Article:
If you do hit and kill a large wild animal or see a dead one on the roadway, remove it to the side of the road if it is safe to do so.  If this can’t be done safely, call Oregon State Police or 911. Position your vehicle in a safe way and turn on your hazard flashing lights to warn other motorists. If your vehicle is damaged, call OSP or 911 to report it.

Drivers should not take the animal home or attempt to dispose of it themselves. ODOT or county road maintenance crews are responsible for disposing of animals hit on roadways.

If an animal has been injured but is not dead, contact OSP or ODFW.​


Is This Legal?

No it is illegal to hunt big game in Oregon with a range finding scope that projects a beam to the target.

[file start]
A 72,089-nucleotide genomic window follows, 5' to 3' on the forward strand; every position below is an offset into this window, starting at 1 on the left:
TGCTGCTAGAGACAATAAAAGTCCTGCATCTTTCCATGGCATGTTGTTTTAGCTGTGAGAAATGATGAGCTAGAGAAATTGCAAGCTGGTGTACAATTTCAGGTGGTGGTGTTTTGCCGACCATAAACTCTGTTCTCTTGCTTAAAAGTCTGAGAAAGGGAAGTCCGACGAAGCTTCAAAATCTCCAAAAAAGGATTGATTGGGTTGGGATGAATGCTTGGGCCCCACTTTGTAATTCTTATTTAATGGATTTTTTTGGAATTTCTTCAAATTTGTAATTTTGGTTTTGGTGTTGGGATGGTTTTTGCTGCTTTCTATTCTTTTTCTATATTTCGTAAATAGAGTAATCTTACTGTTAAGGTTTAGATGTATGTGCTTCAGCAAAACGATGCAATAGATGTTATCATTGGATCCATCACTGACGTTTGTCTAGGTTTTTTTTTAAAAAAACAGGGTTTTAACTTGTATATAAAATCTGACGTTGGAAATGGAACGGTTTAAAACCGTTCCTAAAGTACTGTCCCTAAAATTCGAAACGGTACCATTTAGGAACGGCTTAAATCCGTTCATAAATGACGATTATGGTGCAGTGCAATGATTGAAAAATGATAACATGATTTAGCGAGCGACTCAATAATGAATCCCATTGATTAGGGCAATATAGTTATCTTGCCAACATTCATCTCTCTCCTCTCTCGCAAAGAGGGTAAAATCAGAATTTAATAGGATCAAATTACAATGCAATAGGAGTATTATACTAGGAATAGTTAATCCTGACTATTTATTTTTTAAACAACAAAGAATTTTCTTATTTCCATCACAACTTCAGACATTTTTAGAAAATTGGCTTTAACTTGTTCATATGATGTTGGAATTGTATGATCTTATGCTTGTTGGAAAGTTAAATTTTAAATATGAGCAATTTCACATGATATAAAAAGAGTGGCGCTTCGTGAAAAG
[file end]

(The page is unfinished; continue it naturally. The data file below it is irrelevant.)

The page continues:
No Person Shall: Shoot from or across a public Rd, Rd right of-way or railroad right-of-way, except that persons legally hunting on closed roads within Cooperative Travel Management Areas are not violating current prohibitions on shooting from or across a public Rd. The same is true for other roads closed to use of motor vehicles by the public.

Yes it is legal to hunt with suppressors in Oregon. There are no wildlife regulations that restrict the use of suppressors; however you need to have all necessary permits required to possess and use a suppressor. Under ORS 166.272 it is unlawful to possess a suppressor / silencer unless it is registered as required by federal law.​

Yes the magazine block would be legal. As long as the magazine does not have a capacity greater than 5 rounds you can hunt with it.

No. Crossbows are illegal to hunt big game with in Oregon.

​No Person Shall: Hunt any game mammal with dogs, except western gray squirrel.

​​​​​Fish & Wildlife Division
3565 Trelstad Avenue SE
Salem, OR 97317
Phone: 503-378-3720​